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Organizational change management at utilities: pitfalls and challenges

Jonida Regi and Ross Smith | Energy central | 19 april 2017

This article first appeared in Energy Central.

Today’s utility customer has come to expect the same level of customer experience and service that the likes of Amazon or a financial institution provide. That is, proactive, real-time and with interaction anywhere and anytime through multiple digital channels.  

To address these expectations, utilities recognized that they need to modernize their grid, diversify the services that they provide and improve how they interact and engage with their customers. As a result, many are in the midst of launching large scale technology-enabled transformation programs that span much of their organization and involve multiple external vendors. These multi-faceted programs—covering operations, customer service, field operations, technology-enablement, data analytics and more—are complex and success often hinges on how well utilities prepare their organizations and subsequently manage the change throughout the lifespan of the program. 

Most executives and program sponsors understand how critical managing this change is and the need for having a strategy in place for doing this up front. To help utilities get started, below are examples of key elements to include in a successful and effective executive support plan for Organizational Change Management (OCM):

- Establishing a change management strategy and framework.

- Identifying and coaching change champions across and at all levels of the organization.

- Advocating for training sandbox access to new systems and functionality, with the aim to demystify the new features and support better adoption and proficiency at ‘go-live.’

- Encourage post go-live support for supplemental training and skills development.

- Insist on training activities that use real data (not mocked up data), have a full complement of job specific procedural documentation vs. functionality-based training.

All the above are typical and common sense approaches to help the organization deliver business value from new systems/technology/processes they are implementing. For most utilities, it is easy to deliver a new system/technology, but it is hard to deliver a system/technology that users will use effectively, efficiently and consistently. In other words, change management is about delivering user adoption, user proficiency and business value.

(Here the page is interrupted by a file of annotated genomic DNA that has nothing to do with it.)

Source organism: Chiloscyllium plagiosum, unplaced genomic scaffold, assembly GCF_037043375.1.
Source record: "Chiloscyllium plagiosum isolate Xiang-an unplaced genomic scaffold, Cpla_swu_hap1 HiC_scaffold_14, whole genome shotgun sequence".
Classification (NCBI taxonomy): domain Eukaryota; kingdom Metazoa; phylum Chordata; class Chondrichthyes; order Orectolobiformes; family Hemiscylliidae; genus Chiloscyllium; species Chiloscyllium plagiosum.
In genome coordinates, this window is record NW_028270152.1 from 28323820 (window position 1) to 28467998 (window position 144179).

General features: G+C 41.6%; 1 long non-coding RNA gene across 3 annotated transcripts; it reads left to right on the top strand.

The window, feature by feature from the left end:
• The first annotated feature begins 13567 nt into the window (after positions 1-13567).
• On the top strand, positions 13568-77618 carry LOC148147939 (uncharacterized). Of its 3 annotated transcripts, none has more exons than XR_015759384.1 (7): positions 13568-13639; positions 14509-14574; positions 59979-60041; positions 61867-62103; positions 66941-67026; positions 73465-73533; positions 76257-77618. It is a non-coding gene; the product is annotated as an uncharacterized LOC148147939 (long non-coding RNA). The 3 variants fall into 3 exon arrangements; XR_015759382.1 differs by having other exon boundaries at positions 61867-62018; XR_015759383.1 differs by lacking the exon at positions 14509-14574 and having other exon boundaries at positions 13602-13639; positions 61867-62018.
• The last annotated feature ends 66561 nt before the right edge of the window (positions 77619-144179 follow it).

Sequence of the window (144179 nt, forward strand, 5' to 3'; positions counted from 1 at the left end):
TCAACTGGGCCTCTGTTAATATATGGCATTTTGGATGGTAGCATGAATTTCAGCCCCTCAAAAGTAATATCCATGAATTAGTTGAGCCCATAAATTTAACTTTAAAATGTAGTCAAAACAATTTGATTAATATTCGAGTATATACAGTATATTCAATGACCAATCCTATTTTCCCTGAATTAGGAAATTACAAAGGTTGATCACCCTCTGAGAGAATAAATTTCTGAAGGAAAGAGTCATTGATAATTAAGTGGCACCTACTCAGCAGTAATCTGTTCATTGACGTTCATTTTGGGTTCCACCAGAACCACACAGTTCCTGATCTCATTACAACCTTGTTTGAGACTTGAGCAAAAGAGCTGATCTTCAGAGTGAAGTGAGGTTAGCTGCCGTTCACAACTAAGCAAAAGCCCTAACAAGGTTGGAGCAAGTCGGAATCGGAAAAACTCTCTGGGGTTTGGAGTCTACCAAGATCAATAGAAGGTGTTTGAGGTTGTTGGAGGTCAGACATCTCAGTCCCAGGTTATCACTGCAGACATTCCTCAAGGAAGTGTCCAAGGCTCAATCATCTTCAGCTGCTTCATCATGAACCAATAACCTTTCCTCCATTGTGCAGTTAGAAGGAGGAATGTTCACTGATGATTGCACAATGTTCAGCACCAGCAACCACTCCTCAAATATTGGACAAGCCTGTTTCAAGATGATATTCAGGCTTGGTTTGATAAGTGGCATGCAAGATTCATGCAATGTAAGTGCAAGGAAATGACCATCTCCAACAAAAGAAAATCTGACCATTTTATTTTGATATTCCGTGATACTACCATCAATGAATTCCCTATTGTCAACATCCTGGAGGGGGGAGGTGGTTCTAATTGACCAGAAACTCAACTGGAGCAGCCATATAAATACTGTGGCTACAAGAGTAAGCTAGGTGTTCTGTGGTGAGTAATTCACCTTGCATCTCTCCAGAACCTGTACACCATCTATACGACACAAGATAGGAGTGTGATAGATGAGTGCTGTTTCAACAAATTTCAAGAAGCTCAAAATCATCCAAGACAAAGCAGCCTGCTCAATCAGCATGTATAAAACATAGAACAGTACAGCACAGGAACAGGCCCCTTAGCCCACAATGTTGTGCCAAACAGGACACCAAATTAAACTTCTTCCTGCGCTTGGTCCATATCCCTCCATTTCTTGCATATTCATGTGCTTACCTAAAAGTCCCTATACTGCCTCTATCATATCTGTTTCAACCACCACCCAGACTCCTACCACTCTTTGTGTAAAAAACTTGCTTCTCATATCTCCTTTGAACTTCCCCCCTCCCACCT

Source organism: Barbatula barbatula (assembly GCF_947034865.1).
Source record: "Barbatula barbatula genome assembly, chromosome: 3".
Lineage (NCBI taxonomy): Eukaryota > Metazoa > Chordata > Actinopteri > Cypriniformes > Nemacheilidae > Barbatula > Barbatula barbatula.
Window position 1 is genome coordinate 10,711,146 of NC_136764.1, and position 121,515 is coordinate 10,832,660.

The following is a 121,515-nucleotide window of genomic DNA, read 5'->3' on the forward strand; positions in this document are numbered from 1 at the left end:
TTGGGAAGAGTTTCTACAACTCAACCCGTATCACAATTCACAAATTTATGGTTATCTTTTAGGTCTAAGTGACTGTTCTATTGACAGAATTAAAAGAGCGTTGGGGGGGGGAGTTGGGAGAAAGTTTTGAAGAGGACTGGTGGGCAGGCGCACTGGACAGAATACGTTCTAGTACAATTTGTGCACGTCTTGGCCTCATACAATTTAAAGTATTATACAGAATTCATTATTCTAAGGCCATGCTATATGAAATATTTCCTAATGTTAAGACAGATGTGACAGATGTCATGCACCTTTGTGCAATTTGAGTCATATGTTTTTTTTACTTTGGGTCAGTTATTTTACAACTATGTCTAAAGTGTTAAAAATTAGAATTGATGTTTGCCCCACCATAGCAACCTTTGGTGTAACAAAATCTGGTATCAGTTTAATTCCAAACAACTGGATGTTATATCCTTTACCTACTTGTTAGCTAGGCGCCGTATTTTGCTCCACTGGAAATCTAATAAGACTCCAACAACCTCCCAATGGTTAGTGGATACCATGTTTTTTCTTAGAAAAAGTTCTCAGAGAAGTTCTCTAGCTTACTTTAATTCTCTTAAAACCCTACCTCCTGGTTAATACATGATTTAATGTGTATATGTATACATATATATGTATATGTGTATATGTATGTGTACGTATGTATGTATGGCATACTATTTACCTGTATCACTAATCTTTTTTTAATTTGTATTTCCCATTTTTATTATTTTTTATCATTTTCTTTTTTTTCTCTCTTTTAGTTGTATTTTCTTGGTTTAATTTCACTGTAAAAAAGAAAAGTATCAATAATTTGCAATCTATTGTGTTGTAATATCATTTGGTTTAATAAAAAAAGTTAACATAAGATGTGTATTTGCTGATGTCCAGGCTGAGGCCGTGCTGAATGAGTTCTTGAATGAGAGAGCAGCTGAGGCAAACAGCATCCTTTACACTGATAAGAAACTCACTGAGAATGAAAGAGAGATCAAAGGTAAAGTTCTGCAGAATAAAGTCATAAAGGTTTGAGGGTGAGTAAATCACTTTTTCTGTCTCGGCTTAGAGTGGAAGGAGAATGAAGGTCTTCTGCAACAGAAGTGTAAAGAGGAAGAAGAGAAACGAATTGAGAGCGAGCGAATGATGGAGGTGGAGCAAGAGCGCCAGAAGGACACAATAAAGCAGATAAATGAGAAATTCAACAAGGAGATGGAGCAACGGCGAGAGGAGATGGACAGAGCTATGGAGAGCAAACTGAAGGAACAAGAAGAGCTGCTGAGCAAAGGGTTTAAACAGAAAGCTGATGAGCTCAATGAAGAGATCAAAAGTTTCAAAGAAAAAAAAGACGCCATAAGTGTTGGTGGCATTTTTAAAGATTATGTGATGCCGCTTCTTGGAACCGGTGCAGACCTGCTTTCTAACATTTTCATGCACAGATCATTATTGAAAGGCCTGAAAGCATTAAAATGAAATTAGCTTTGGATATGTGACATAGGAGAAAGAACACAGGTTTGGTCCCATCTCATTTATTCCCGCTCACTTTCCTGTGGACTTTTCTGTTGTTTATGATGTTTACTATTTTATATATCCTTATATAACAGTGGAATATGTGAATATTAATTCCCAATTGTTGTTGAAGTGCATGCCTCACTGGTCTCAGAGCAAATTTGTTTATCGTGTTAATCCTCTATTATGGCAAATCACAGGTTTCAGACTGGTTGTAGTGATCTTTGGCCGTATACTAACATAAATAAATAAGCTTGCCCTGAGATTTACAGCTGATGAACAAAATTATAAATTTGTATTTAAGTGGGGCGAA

In the utility sector, companies often get off on the right foot when it comes to change management but then struggle to follow through on earlier commitments and plans. Why is this? Good intentions and early planning in the program quickly meet the realities of constrained budgets, resource limitations and time pressures. Unfortunately, the intangible, though important, components of well executed change management activities are often the first casualties. 

Even among committed C-level sponsors and program leadership, it is not uncommon to readjust priorities and delivery schedules to achieve the program milestones, which in the heat of delivery is the ‘go-live’ segment of a new technology/system. Too often, the implications of reducing the focus of change management programs and follow-through in order to accommodate budgets and timelines isn’t felt until it’s too late.

In order to avoid these pitfalls, utility companies should incorporate change management activities/plans into the project management lifecycle and approach that has (hopefully) already been established at both the program and project level.

By treating alterations to the change management strategy and approach as risks to be managed, you can bring visibility to the implications. Examples include moving ahead with training on sample data instead of real-world data, or executing vendor supplied ”functional” training instead of developing and executing job-specific training programs on the new system/technology.

In a proper risk management approach, the implications on benefits realization—not just budget, scope and timeline—will be revealed. This allows both executives and the delivery team to really understand the impact of reducing or redirecting change management activities, plans and resources.

Ultimately, for many utilities, a change management approach will develop organically from what they have done in the past with various levels of success. But for those utilities looking to take big steps forward, they would do well to spend some time at the beginning of their program to consider not only if they have all the pieces they need, but, more importantly, the pitfalls of losing sight of the relentless focus needed on user adoption, proficiency and business benefits.

Jonida Regi and Ross Smith are energy and utility experts at PA Consulting Group

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